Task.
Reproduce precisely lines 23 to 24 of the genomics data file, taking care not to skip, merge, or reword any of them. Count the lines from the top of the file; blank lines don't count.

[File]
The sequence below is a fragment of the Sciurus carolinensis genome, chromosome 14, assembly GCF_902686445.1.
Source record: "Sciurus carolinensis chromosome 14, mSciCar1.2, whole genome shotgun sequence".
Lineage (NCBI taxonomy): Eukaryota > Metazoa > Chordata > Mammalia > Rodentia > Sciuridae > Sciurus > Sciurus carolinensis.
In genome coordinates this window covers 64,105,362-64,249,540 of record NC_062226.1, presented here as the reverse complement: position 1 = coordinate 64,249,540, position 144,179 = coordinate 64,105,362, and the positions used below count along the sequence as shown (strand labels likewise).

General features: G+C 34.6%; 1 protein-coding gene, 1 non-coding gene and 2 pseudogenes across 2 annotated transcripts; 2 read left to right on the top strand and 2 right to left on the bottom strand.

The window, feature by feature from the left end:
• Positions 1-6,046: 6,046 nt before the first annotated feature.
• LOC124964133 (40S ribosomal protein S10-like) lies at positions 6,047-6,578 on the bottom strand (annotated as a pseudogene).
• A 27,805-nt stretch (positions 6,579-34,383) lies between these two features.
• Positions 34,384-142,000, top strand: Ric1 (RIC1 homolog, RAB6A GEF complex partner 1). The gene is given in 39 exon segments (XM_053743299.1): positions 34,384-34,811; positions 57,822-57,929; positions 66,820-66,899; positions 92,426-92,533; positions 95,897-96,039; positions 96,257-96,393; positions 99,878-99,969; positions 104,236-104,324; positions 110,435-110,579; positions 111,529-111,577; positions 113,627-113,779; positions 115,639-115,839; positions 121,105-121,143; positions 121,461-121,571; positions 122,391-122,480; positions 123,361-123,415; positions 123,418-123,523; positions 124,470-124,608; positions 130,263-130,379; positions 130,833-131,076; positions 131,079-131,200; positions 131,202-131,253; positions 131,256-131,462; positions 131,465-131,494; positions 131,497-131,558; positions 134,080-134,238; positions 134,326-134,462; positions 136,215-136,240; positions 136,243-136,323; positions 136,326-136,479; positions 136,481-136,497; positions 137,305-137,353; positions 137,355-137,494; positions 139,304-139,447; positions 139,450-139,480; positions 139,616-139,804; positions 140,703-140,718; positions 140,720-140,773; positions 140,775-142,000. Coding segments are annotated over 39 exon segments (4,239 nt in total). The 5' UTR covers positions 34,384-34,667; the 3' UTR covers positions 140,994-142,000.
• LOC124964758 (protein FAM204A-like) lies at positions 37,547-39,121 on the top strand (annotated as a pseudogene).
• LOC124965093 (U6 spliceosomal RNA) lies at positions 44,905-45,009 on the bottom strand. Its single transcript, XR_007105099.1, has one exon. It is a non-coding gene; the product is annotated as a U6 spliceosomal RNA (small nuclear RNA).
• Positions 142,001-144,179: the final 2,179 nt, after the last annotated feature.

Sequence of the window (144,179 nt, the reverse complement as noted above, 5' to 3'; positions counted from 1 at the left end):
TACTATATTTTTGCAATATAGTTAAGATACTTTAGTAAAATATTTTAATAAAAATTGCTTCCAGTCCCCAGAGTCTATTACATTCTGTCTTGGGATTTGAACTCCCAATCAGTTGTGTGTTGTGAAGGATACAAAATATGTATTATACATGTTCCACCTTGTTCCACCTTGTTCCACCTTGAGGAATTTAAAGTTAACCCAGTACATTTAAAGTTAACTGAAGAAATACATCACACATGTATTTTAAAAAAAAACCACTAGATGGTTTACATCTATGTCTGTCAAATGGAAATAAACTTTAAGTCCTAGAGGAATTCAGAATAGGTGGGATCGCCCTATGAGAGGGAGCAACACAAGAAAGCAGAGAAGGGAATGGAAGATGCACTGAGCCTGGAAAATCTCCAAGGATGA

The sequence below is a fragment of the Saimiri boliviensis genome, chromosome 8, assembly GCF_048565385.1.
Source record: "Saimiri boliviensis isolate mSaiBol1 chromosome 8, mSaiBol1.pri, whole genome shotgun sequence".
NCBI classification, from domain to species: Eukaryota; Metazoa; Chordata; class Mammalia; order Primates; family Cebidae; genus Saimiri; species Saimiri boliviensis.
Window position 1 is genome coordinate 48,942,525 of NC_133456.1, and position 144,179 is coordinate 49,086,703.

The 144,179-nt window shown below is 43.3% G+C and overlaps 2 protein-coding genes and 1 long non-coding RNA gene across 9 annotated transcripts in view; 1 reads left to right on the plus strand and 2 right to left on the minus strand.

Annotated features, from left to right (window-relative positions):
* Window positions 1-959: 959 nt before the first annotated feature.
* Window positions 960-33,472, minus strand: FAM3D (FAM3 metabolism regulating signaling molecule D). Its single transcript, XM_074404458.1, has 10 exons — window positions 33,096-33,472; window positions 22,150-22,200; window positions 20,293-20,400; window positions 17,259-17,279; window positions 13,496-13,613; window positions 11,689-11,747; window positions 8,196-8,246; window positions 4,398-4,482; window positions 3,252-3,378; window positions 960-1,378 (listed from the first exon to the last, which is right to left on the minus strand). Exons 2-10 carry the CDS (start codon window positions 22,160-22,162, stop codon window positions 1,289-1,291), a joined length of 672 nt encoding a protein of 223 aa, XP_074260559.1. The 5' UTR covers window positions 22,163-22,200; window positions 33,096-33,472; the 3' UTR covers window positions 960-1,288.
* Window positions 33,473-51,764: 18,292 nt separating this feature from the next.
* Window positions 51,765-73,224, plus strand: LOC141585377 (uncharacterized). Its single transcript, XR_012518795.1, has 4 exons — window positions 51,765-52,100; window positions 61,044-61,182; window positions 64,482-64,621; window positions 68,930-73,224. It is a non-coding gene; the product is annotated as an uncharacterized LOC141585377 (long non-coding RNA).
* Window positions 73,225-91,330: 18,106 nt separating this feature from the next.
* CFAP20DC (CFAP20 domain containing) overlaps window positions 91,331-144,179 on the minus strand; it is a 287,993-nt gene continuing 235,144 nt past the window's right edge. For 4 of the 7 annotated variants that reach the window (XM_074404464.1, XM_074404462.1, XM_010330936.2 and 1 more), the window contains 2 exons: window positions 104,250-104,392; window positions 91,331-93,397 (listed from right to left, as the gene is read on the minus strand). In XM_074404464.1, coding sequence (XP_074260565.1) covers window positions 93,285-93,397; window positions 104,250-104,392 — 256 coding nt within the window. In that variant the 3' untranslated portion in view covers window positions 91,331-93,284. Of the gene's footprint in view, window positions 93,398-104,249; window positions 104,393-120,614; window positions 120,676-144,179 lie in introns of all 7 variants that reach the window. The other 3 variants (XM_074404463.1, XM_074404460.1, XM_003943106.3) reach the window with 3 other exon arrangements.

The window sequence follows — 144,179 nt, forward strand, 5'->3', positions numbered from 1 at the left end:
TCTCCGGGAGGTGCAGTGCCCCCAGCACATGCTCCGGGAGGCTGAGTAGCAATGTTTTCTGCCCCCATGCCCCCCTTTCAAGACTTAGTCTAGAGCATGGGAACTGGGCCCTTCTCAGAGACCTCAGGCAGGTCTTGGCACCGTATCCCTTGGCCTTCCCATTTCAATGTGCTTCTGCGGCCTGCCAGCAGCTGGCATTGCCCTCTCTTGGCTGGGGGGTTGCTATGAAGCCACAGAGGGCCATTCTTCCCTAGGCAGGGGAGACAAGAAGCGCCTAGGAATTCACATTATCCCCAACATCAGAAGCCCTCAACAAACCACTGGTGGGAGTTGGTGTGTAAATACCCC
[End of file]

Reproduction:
* Window positions 960-33,472, minus strand: FAM3D (FAM3 metabolism regulating signaling molecule D). Its single transcript, XM_074404458.1, has 10 exons — window positions 33,096-33,472; window positions 22,150-22,200; window positions 20,293-20,400; window positions 17,259-17,279; window positions 13,496-13,613; window positions 11,689-11,747; window positions 8,196-8,246; window positions 4,398-4,482; window positions 3,252-3,378; window positions 960-1,378 (listed from the first exon to the last, which is right to left on the minus strand). Exons 2-10 carry the CDS (start codon window positions 22,160-22,162, stop codon window positions 1,289-1,291), a joined length of 672 nt encoding a protein of 223 aa, XP_074260559.1. The 5' UTR covers window positions 22,163-22,200; window positions 33,096-33,472; the 3' UTR covers window positions 960-1,288.
* Window positions 33,473-51,764: 18,292 nt separating this feature from the next.